According to a recent population-based study, which of the following MOST likely describes the associated risk of autism spectrum disorder in offspring when epidural labor analgesia is used?
- □ (A) Increased
- □ (B) Decreased
- □ (C) No association
Autism spectrum disorder is a developmental condition that is present in all socioeconomic and ethnic groups. According to the latest data from the U.S. Centers for Disease Control and Prevention, the prevalence of autism spectrum disorder increased from one in 150 in 2000 to one in 44 in 2018. Autism spectrum disorder has medical and mental health consequences, as well as educational and economic ramifications. Subsequently there is intense interest in identifying causative factors.
Researchers recently conducted a longitudinal cohort study evaluating the association between epidural labor analgesia and increased risk of autism spectrum disorder in offspring. Using population-based data, singleton live births delivered vaginally in a Canadian hospital between 2005 and 2016 were evaluated. The primary outcome was a single autism spectrum disorder diagnosis by age 18 months, using Medical Services and Hospital Abstracts data sets. Multiple covariates were assessed: birth-specific, perinatal, pregnancy-related, prepregnancy, and socioeconomic characteristics.
In the statistical evaluation, if the standardized difference between covariates was less than 0.1, the covariates were considered balanced. The cumulative incidence of an autism spectrum disorder diagnosis before April 1, 2019, was used to compare children whose mothers were and were not exposed to epidural labor analgesia. Modeling was achieved using a Cox proportional hazards regression. A series of regressions was performed. A second analysis, restricted to siblings, was completed to assess unmeasured family variables. To address potential bias, three sensitivity analyses were conducted. These analyses resulted in including only firstborn children, reclassifying autism spectrum disorder as two autism diagnoses on two separate days after age 18 months, and excluding women with missing data. A total of 123,175 births were included in the final analytic cohort, of whom 47,011 had epidural labor analgesia exposure. The authors discovered that before they adjusted their analysis to account for sociodemographic, prepregnancy, and perinatal confounders, there was an association between exposure to epidural labor analgesia and risk of autism spectrum disorder. When confounding elements were taken into consideration, the authors found that the risk of autism spectrum disorder in offspring was not associated with maternal epidural labor analgesia. There was also a lack of association between autism spectrum disorder and epidural labor analgesia on the sensitivity analyses. These results contrast with those of a previous cohort study conducted in California, which found a 37% increased risk of autism spectrum disorder in offspring with intrauterine exposure to maternal epidural analgesia. The authors of the study from Canada conjectured that this difference was due to a lack of evaluating confounders in the other study.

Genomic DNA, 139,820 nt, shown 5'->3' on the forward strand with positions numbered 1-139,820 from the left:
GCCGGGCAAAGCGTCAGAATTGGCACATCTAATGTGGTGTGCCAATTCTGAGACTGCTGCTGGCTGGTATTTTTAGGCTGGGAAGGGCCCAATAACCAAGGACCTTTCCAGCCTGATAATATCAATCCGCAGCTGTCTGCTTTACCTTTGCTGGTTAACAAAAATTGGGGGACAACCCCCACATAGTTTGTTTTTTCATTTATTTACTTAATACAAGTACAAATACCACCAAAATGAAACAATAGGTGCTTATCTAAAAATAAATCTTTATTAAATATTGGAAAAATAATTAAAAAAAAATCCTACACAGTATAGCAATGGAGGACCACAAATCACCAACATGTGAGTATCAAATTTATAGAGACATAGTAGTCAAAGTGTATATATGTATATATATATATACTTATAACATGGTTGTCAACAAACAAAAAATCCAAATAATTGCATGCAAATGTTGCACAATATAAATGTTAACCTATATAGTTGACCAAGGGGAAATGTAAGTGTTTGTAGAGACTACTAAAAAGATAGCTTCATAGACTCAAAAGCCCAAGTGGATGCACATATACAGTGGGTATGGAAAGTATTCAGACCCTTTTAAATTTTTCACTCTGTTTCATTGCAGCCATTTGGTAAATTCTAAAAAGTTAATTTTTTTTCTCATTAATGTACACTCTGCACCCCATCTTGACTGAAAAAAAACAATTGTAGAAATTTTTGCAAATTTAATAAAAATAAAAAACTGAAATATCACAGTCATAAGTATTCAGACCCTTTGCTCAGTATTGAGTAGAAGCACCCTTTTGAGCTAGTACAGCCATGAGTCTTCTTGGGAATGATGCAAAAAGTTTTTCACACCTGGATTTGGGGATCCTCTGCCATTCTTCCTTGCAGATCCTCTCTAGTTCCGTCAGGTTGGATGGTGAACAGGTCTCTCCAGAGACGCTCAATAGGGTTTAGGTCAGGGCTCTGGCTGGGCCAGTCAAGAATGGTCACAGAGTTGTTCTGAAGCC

In summary, this cohort study from Manitoba, Canada, found no association between the risk of autism spectrum disorder in offspring and maternal epidural labor analgesia. The authors commented that prior study findings may have negatively influenced women’s and practitioners’ attitudes about epidural labor analgesia – an anesthesia technique currently used by three-quarters of parturients in the U.S. – necessitating future qualitative research on perceptions about this effective and most-popular form of labor analgesia.
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